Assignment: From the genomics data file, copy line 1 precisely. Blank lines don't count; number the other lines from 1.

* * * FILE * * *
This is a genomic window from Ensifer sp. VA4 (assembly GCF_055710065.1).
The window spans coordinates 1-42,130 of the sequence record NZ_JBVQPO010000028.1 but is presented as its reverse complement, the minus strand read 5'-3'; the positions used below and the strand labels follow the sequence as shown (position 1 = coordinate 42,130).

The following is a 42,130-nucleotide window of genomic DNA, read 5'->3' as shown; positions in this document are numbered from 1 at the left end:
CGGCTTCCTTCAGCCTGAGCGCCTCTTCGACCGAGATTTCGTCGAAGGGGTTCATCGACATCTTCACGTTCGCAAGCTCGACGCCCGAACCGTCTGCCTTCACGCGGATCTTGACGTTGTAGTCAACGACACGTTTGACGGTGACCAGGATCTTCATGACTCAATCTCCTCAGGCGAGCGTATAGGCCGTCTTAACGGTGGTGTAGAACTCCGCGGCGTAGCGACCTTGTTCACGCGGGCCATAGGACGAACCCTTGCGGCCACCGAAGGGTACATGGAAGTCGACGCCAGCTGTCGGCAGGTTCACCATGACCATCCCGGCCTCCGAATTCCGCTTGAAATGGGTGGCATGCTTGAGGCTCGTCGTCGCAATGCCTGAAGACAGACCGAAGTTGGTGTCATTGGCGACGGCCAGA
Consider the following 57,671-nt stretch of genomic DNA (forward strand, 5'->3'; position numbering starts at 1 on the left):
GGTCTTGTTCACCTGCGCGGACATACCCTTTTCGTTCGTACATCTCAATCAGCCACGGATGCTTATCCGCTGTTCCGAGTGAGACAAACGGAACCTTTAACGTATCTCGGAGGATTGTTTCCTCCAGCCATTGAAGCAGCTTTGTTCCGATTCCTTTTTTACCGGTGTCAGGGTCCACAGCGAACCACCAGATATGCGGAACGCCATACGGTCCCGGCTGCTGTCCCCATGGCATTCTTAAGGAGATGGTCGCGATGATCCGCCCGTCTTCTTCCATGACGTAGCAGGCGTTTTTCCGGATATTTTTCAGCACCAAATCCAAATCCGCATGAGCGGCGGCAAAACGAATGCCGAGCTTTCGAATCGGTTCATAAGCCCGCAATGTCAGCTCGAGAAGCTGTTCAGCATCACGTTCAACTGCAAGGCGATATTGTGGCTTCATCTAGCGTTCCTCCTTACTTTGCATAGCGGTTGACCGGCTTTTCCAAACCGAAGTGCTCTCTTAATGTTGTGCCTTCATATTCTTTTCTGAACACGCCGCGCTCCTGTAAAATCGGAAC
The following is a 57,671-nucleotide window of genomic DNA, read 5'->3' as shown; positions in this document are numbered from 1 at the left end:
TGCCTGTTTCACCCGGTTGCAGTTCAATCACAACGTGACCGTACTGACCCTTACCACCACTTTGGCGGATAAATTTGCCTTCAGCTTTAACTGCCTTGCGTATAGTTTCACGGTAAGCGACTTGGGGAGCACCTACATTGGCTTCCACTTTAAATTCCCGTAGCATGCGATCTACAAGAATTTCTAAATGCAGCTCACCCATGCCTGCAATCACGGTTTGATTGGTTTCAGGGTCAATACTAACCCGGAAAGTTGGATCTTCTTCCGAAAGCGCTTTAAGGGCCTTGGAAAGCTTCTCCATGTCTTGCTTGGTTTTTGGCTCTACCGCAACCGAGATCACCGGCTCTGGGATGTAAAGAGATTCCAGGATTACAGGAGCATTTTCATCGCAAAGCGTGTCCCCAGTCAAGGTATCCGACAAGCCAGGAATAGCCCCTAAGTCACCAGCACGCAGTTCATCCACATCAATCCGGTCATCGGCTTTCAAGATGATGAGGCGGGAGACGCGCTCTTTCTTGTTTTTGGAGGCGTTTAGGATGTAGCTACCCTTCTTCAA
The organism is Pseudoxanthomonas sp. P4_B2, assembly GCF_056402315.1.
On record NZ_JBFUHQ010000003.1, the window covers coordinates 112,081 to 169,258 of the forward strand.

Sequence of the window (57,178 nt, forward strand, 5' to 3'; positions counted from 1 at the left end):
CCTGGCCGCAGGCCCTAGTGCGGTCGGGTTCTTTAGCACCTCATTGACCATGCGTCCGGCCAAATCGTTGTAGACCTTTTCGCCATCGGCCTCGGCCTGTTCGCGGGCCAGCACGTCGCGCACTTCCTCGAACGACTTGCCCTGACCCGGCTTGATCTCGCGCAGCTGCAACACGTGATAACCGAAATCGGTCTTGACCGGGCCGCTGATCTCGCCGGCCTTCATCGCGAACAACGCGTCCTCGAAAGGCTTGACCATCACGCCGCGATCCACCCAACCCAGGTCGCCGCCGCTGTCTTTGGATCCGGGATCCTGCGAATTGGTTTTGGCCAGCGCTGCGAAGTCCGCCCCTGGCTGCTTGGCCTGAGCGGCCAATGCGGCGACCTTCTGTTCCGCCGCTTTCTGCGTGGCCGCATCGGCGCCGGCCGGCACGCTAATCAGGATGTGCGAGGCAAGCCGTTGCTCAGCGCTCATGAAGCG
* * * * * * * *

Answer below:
This is a genomic window from Ensifer sp. VA4 (assembly GCF_055710065.1).